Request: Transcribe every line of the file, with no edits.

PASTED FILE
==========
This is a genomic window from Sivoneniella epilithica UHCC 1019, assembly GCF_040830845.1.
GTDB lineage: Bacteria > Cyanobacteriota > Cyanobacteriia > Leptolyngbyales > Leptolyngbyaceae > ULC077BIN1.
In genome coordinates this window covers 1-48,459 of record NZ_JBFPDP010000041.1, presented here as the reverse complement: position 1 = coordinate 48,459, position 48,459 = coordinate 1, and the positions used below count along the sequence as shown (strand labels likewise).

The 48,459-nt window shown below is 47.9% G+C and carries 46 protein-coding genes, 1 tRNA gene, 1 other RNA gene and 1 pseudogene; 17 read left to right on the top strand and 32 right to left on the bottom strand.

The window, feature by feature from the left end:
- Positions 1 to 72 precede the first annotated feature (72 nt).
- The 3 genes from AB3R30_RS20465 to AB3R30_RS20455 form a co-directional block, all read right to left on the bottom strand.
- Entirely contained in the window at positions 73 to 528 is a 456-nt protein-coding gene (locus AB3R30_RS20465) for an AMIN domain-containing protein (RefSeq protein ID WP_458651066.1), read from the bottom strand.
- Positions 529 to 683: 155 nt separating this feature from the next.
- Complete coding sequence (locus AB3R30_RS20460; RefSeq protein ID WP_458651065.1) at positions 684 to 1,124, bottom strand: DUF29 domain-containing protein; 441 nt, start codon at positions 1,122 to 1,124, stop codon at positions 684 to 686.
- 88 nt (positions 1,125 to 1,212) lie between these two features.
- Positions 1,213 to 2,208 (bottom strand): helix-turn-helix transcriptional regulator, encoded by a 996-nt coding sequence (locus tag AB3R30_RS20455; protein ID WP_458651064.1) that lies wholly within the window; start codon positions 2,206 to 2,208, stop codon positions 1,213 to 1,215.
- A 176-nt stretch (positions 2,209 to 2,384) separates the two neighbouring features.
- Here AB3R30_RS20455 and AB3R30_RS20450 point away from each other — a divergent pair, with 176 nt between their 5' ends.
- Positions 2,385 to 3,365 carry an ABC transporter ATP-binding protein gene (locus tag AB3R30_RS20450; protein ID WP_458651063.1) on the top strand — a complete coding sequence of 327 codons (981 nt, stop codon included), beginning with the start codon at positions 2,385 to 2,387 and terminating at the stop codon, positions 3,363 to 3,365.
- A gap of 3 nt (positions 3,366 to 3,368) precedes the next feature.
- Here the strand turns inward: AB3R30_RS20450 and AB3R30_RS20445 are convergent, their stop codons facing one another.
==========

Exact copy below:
This is a genomic window from Sivoneniella epilithica UHCC 1019, assembly GCF_040830845.1.
GTDB lineage: Bacteria > Cyanobacteriota > Cyanobacteriia > Leptolyngbyales > Leptolyngbyaceae > ULC077BIN1.
In genome coordinates this window covers 1-48,459 of record NZ_JBFPDP010000041.1, presented here as the reverse complement: position 1 = coordinate 48,459, position 48,459 = coordinate 1, and the positions used below count along the sequence as shown (strand labels likewise).

The 48,459-nt window shown below is 47.9% G+C and carries 46 protein-coding genes, 1 tRNA gene, 1 other RNA gene and 1 pseudogene; 17 read left to right on the top strand and 32 right to left on the bottom strand.

The window, feature by feature from the left end:
- Positions 1 to 72 precede the first annotated feature (72 nt).
- The 3 genes from AB3R30_RS20465 to AB3R30_RS20455 form a co-directional block, all read right to left on the bottom strand.
- Entirely contained in the window at positions 73 to 528 is a 456-nt protein-coding gene (locus AB3R30_RS20465) for an AMIN domain-containing protein (RefSeq protein ID WP_458651066.1), read from the bottom strand.
- Positions 529 to 683: 155 nt separating this feature from the next.
- Complete coding sequence (locus AB3R30_RS20460; RefSeq protein ID WP_458651065.1) at positions 684 to 1,124, bottom strand: DUF29 domain-containing protein; 441 nt, start codon at positions 1,122 to 1,124, stop codon at positions 684 to 686.
- 88 nt (positions 1,125 to 1,212) lie between these two features.
- Positions 1,213 to 2,208 (bottom strand): helix-turn-helix transcriptional regulator, encoded by a 996-nt coding sequence (locus tag AB3R30_RS20455; protein ID WP_458651064.1) that lies wholly within the window; start codon positions 2,206 to 2,208, stop codon positions 1,213 to 1,215.
- A 176-nt stretch (positions 2,209 to 2,384) separates the two neighbouring features.
- Here AB3R30_RS20455 and AB3R30_RS20450 point away from each other — a divergent pair, with 176 nt between their 5' ends.
- Positions 2,385 to 3,365 carry an ABC transporter ATP-binding protein gene (locus tag AB3R30_RS20450; protein ID WP_458651063.1) on the top strand — a complete coding sequence of 327 codons (981 nt, stop codon included), beginning with the start codon at positions 2,385 to 2,387 and terminating at the stop codon, positions 3,363 to 3,365.
- A gap of 3 nt (positions 3,366 to 3,368) precedes the next feature.
- Here the strand turns inward: AB3R30_RS20450 and AB3R30_RS20445 are convergent, their stop codons facing one another.